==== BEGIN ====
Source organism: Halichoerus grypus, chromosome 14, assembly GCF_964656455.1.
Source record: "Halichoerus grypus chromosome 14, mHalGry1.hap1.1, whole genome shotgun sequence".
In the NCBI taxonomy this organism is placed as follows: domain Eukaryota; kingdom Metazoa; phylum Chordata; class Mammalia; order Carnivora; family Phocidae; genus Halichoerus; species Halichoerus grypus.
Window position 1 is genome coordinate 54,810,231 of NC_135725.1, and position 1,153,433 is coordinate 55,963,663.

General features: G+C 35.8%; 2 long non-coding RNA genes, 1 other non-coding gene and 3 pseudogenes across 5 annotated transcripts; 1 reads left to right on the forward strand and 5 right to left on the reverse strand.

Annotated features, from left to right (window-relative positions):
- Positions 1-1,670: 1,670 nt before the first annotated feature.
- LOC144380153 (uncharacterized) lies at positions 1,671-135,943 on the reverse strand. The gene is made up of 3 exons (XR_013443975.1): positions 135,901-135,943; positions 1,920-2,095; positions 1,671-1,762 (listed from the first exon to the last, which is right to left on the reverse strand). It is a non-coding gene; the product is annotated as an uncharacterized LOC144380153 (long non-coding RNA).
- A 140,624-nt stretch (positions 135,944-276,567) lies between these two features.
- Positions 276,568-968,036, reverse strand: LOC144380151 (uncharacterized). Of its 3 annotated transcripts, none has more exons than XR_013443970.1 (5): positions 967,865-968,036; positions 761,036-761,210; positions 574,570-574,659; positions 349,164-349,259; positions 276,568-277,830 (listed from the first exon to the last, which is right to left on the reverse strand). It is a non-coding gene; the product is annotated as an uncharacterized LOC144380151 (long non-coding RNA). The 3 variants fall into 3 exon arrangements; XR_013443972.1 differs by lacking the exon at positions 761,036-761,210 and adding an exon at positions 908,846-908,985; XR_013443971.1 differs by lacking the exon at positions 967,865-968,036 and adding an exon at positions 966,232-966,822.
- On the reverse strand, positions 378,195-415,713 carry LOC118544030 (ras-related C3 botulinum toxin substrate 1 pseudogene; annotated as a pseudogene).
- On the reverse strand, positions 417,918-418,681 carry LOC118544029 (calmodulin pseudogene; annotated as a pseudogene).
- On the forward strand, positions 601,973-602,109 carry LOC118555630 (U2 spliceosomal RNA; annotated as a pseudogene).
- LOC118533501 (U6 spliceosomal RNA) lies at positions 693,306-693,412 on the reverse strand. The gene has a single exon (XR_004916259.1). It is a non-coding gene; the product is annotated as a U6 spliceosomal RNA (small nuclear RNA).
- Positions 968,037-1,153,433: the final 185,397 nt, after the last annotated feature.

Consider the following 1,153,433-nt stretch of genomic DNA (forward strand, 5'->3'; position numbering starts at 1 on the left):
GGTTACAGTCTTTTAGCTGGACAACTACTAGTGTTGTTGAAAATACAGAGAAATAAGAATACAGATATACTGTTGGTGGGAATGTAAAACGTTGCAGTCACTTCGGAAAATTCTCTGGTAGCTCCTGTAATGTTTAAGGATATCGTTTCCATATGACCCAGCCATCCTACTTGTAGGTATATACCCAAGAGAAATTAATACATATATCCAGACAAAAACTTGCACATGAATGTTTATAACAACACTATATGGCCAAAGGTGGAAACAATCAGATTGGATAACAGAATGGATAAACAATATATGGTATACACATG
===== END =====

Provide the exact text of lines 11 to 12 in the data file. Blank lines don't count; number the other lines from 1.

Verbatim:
- On the reverse strand, positions 378,195-415,713 carry LOC118544030 (ras-related C3 botulinum toxin substrate 1 pseudogene; annotated as a pseudogene).
- On the reverse strand, positions 417,918-418,681 carry LOC118544029 (calmodulin pseudogene; annotated as a pseudogene).